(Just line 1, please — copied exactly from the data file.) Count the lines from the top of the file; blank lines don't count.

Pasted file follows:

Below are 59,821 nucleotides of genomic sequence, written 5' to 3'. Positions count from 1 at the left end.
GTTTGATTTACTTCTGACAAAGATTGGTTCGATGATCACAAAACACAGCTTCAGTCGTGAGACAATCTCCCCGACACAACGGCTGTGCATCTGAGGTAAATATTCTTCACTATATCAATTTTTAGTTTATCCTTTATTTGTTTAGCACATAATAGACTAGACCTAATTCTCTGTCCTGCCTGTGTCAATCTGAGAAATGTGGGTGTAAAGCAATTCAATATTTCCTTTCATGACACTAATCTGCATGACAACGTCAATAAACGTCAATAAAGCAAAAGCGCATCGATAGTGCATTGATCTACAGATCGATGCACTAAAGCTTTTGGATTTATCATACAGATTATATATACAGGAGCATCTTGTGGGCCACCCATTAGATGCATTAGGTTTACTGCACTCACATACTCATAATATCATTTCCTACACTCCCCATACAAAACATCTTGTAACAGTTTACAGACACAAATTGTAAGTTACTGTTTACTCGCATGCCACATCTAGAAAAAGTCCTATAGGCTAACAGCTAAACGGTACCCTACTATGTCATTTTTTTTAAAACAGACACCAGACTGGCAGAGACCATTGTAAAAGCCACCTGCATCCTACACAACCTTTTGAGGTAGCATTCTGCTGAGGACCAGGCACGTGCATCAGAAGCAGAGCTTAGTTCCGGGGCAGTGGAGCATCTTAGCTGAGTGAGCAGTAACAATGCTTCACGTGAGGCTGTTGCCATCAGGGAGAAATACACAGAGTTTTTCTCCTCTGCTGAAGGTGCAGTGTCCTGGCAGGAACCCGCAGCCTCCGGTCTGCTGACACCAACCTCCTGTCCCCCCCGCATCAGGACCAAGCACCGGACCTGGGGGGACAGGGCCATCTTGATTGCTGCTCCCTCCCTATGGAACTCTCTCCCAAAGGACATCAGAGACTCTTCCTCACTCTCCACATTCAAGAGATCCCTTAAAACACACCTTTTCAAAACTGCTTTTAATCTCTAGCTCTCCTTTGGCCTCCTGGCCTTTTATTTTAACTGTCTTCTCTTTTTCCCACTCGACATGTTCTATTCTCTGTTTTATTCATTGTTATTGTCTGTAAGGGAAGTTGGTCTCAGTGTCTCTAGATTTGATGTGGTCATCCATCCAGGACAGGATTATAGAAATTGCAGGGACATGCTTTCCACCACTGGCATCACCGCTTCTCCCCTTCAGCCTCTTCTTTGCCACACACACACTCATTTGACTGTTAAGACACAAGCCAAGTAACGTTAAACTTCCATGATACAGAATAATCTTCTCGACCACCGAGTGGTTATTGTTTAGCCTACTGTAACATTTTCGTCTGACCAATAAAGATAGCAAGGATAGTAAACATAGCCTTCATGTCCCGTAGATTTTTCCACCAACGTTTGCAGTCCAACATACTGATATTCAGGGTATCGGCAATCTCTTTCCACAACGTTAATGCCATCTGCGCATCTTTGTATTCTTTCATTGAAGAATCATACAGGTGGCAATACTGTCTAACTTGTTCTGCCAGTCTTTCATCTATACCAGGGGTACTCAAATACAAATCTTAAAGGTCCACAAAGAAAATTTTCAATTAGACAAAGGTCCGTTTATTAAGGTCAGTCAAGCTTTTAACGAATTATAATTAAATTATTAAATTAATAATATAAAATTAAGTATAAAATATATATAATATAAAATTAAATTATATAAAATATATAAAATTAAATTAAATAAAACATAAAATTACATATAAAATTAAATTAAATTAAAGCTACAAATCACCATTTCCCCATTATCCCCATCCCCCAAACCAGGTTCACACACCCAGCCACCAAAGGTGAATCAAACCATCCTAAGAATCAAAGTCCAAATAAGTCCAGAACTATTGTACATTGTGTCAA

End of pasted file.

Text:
Below are 59,821 nucleotides of genomic sequence, written 5' to 3'. Positions count from 1 at the left end.